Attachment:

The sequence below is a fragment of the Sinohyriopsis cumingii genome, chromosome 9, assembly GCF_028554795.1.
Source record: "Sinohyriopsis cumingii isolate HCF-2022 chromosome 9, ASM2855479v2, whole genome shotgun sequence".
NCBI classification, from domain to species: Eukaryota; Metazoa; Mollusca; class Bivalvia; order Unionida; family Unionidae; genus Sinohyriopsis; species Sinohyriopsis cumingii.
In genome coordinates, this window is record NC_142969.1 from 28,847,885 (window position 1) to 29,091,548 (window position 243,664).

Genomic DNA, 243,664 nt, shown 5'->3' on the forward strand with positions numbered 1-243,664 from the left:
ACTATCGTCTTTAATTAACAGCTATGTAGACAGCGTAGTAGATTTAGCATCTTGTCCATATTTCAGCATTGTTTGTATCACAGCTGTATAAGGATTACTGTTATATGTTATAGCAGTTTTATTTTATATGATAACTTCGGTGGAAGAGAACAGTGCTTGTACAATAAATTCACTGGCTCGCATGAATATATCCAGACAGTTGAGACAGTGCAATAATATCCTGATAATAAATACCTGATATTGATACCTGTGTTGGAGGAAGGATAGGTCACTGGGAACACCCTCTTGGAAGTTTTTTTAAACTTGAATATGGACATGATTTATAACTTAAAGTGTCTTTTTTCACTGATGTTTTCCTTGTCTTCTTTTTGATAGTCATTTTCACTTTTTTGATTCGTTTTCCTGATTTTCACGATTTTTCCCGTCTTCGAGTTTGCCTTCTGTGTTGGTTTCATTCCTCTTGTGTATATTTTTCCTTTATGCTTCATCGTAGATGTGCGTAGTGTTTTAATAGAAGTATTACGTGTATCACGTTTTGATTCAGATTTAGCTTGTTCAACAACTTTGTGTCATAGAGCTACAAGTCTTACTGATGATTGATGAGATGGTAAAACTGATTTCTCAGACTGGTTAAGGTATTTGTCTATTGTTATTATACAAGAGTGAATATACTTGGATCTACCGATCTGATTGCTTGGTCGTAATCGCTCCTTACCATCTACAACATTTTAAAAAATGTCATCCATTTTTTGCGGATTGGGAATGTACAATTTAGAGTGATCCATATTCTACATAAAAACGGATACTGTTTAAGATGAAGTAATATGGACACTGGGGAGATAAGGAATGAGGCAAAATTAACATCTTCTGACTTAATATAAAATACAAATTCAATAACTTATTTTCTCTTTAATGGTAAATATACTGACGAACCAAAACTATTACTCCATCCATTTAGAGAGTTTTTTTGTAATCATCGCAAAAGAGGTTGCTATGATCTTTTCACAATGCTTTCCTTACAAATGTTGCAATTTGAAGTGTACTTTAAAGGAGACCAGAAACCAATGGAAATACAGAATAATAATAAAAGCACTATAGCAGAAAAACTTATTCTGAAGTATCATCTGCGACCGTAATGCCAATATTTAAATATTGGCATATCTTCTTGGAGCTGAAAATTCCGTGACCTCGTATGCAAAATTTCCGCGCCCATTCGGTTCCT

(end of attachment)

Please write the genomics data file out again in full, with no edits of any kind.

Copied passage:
The sequence below is a fragment of the Sinohyriopsis cumingii genome, chromosome 9, assembly GCF_028554795.1.
Source record: "Sinohyriopsis cumingii isolate HCF-2022 chromosome 9, ASM2855479v2, whole genome shotgun sequence".
NCBI classification, from domain to species: Eukaryota; Metazoa; Mollusca; class Bivalvia; order Unionida; family Unionidae; genus Sinohyriopsis; species Sinohyriopsis cumingii.
In genome coordinates, this window is record NC_142969.1 from 28,847,885 (window position 1) to 29,091,548 (window position 243,664).

Genomic DNA, 243,664 nt, shown 5'->3' on the forward strand with positions numbered 1-243,664 from the left:
ACTATCGTCTTTAATTAACAGCTATGTAGACAGCGTAGTAGATTTAGCATCTTGTCCATATTTCAGCATTGTTTGTATCACAGCTGTATAAGGATTACTGTTATATGTTATAGCAGTTTTATTTTATATGATAACTTCGGTGGAAGAGAACAGTGCTTGTACAATAAATTCACTGGCTCGCATGAATATATCCAGACAGTTGAGACAGTGCAATAATATCCTGATAATAAATACCTGATATTGATACCTGTGTTGGAGGAAGGATAGGTCACTGGGAACACCCTCTTGGAAGTTTTTTTAAACTTGAATATGGACATGATTTATAACTTAAAGTGTCTTTTTTCACTGATGTTTTCCTTGTCTTCTTTTTGATAGTCATTTTCACTTTTTTGATTCGTTTTCCTGATTTTCACGATTTTTCCCGTCTTCGAGTTTGCCTTCTGTGTTGGTTTCATTCCTCTTGTGTATATTTTTCCTTTATGCTTCATCGTAGATGTGCGTAGTGTTTTAATAGAAGTATTACGTGTATCACGTTTTGATTCAGATTTAGCTTGTTCAACAACTTTGTGTCATAGAGCTACAAGTCTTACTGATGATTGATGAGATGGTAAAACTGATTTCTCAGACTGGTTAAGGTATTTGTCTATTGTTATTATACAAGAGTGAATATACTTGGATCTACCGATCTGATTGCTTGGTCGTAATCGCTCCTTACCATCTACAACATTTTAAAAAATGTCATCCATTTTTTGCGGATTGGGAATGTACAATTTAGAGTGATCCATATTCTACATAAAAACGGATACTGTTTAAGATGAAGTAATATGGACACTGGGGAGATAAGGAATGAGGCAAAATTAACATCTTCTGACTTAATATAAAATACAAATTCAATAACTTATTTTCTCTTTAATGGTAAATATACTGACGAACCAAAACTATTACTCCATCCATTTAGAGAGTTTTTTTGTAATCATCGCAAAAGAGGTTGCTATGATCTTTTCACAATGCTTTCCTTACAAATGTTGCAATTTGAAGTGTACTTTAAAGGAGACCAGAAACCAATGGAAATACAGAATAATAATAAAAGCACTATAGCAGAAAAACTTATTCTGAAGTATCATCTGCGACCGTAATGCCAATATTTAAATATTGGCATATCTTCTTGGAGCTGAAAATTCCGTGACCTCGTATGCAAAATTTCCGCGCCCATTCGGTTCCT